Shinobi News: June 8, 2013

The most recent issue of RT Book Reviews Magazine gave Claws of the Cat 4 stars (out of a possible 4.5) and called it “fun, historically entertaining and a very good book.” I’m thrilled! In equally good news, Goodreads has a second Claws of the Cat giveaway in progress – click here for a chance to win one of 20 ARCs of the novel – you could get it before release! I’m also running a Comment contest through the month of June – leave a comment on any of my posts tagged #Publishing Law for a chance to win an

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News! January 19, 2013

This week in Spann of Time news: Shinobi news! The new author website is almost ready to launch, and I can’t wait to share it with the world. Also, I’m looking forward to seeing galleys of Claws of the Cat, which should be finished some time in February. I’ve finished polish edits on Book 2 of the Shinobi Mystery series, tentatively titled Blade of the Samurai, and I’ll be sending it to the publisher very soon. Upcoming Appearances 1. On January 24 I’m blogging at Chiseled in Rock. This week, we’re looking at grants of rights in publishing contracts. 2.

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What’s a ‘Shinobi’ Anyway?

Ninja fans will already know the answer to this one, but for those not already in the know: The word “ninja” comes from a Japanese word which is written using Kanji, or characters, borrowed from the Chinese. The Chinese pronunciation of the characters is “nin sha”  – or “ninja” in the Western derivation. The Chinese pronunciation is sometimes also used in Japan, but the native Japanese pronunciation of the characters is “shinobi.” TL;DR: A Shinobi is a Ninja. The different pronunciations enable me to offer the entertaining explanation that shinobi is “the Japanese word for ninja.” (Think about it for a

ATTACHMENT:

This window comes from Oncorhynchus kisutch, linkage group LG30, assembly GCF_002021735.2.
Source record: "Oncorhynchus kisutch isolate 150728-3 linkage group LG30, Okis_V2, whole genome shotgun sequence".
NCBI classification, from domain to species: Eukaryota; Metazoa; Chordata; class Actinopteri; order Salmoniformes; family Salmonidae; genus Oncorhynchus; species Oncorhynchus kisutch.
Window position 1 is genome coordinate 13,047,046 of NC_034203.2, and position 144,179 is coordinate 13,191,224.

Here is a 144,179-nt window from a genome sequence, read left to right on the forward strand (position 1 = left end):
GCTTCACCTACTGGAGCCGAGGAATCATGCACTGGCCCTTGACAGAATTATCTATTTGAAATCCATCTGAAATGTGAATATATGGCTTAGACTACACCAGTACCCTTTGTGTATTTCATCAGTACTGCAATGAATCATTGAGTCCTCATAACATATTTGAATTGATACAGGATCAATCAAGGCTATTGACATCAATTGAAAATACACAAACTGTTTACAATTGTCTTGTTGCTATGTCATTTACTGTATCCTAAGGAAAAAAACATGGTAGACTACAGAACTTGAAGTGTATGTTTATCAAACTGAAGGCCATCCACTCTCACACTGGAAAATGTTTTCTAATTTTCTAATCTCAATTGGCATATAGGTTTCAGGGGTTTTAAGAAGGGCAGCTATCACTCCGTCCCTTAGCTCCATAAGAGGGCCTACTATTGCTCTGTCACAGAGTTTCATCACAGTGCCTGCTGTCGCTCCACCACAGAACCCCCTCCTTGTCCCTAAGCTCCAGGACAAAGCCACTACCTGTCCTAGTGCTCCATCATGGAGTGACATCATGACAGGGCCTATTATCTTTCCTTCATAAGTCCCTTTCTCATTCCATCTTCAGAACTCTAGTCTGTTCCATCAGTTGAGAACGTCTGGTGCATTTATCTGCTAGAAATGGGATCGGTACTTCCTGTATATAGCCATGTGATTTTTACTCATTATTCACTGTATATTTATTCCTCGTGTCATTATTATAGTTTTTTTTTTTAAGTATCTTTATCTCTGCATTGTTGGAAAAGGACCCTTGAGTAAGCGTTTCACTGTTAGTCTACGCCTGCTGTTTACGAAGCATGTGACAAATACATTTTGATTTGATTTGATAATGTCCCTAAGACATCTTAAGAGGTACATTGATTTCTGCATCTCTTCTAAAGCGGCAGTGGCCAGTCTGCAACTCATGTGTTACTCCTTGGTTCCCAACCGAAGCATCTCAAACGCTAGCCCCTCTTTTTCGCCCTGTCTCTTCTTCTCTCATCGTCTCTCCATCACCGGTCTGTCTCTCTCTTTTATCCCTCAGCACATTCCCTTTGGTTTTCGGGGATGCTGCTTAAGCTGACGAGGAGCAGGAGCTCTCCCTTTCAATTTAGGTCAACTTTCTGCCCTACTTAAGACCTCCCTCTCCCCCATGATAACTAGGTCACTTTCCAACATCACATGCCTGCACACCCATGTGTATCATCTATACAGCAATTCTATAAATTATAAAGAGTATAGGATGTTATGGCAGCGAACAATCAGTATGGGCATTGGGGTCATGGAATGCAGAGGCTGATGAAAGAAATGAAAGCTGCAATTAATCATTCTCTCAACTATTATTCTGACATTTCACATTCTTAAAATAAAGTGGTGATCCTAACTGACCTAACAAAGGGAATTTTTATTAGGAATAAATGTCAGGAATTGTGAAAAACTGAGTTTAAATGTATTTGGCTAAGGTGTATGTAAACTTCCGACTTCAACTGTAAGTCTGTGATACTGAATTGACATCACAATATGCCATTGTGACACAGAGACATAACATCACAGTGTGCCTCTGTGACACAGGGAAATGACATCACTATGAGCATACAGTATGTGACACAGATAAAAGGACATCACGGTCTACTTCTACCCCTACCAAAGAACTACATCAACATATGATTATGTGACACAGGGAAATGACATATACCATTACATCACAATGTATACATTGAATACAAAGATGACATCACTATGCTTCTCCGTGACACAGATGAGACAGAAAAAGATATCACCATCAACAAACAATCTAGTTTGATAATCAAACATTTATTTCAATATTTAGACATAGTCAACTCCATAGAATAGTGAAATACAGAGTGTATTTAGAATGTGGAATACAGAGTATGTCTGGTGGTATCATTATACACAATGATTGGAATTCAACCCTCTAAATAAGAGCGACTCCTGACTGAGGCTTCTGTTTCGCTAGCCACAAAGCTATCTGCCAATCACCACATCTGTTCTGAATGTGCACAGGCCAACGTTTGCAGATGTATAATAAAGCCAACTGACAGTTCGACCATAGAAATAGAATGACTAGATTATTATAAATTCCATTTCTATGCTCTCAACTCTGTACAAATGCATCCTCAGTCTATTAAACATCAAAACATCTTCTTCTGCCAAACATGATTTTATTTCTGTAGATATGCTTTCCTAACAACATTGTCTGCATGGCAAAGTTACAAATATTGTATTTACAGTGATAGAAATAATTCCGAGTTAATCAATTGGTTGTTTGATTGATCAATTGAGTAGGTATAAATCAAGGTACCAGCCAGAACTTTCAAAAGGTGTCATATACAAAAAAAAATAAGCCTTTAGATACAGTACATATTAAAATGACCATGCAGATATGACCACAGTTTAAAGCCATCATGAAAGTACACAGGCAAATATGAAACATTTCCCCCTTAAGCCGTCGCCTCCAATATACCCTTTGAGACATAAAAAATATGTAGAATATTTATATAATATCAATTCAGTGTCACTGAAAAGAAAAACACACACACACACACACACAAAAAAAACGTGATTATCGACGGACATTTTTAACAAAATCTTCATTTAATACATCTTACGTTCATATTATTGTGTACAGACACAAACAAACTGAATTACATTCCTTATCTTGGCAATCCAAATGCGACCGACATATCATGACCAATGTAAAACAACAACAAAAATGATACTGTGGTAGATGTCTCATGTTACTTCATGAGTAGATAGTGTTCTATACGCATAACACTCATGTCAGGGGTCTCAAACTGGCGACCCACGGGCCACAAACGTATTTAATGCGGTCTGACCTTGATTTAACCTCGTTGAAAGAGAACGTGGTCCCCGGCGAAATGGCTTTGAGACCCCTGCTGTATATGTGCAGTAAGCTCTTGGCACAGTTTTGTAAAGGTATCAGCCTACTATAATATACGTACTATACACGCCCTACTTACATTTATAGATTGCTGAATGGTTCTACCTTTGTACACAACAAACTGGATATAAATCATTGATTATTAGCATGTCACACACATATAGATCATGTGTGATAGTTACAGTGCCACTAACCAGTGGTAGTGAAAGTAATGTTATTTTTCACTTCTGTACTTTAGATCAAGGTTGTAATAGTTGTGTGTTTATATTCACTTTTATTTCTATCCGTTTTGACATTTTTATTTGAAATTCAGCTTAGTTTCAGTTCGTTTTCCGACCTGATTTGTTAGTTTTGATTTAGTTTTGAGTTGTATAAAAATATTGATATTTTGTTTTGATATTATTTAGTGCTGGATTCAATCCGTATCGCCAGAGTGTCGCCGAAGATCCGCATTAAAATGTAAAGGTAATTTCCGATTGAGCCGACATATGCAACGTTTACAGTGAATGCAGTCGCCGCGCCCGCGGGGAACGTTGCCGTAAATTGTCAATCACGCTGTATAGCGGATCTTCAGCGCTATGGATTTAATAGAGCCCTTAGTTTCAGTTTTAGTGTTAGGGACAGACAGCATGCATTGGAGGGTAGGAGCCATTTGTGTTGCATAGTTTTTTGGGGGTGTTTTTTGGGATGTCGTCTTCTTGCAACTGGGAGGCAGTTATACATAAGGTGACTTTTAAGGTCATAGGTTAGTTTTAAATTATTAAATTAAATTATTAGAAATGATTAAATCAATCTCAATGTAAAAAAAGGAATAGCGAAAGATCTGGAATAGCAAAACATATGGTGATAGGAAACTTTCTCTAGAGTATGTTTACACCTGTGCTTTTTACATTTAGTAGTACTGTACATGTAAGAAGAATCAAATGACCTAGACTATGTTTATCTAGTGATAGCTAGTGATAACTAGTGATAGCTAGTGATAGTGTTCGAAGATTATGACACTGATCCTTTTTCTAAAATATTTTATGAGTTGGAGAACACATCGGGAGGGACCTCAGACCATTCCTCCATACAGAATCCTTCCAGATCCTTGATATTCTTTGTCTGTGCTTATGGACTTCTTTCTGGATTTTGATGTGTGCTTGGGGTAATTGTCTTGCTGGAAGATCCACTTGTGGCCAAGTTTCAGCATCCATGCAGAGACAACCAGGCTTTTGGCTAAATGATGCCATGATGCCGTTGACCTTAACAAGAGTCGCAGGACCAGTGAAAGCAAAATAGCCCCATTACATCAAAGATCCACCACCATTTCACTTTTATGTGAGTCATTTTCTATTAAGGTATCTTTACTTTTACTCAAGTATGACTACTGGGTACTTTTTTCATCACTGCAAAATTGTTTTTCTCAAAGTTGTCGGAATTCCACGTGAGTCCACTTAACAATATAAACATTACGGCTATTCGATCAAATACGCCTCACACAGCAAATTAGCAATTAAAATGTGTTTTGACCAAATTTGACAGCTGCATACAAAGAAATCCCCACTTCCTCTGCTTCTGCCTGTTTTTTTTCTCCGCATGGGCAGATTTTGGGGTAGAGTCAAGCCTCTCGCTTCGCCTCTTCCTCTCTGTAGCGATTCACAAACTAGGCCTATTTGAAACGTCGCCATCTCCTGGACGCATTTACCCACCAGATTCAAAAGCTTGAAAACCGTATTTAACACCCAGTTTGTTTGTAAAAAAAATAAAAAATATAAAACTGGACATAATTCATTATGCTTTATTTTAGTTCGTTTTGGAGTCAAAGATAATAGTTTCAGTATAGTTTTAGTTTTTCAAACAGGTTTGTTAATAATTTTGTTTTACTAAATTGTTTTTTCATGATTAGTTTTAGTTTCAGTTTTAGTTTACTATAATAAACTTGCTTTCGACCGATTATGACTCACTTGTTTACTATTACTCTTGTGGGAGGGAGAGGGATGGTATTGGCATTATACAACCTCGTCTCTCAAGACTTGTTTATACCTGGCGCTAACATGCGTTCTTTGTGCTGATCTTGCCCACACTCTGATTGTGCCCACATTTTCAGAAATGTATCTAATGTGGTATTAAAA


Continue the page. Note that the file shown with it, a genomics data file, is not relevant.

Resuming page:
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Kyoto’s Bloody Ceilings

In 1600, rebel samurai attacked Fushimi Castle, south of Kyoto, in an attempt to kill five year-old Toyotomi Hideyori, the son and heir of the general who had recently united Japan. After a two-week siege, the rebels breached the walls, set fire to the castle and killed the garrison commander. With their leader dead, the remaining samurai defenders (approximately 400 men) committed seppuku (ritual suicide) inside the keep. The mass suicide flooded the wooden floor with blood, staining the timbers permanently. That portion of the keep survived the fire, although the structure was subsequently dismantled by the new Shogun, Tokugawa

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I miss my anxiety … but lately, my aim is improving.

For the most part, authors are wriggling balls of anxieties held together by dreams and duct tape. We like to pretend we’re not, but if you catch a writer in an honest moment, (s)he’ll admit it’s true. Before I had an agent, I thought my anxiety would disappear when I found one. Before I had a publishing deal, I thought a contract would cure my nervous woes. I believed a multiple-book deal would leave me smiling forever. I should have asked for a unicorn too – because clearly, I was dreaming. The question for authors – and, truly, for every

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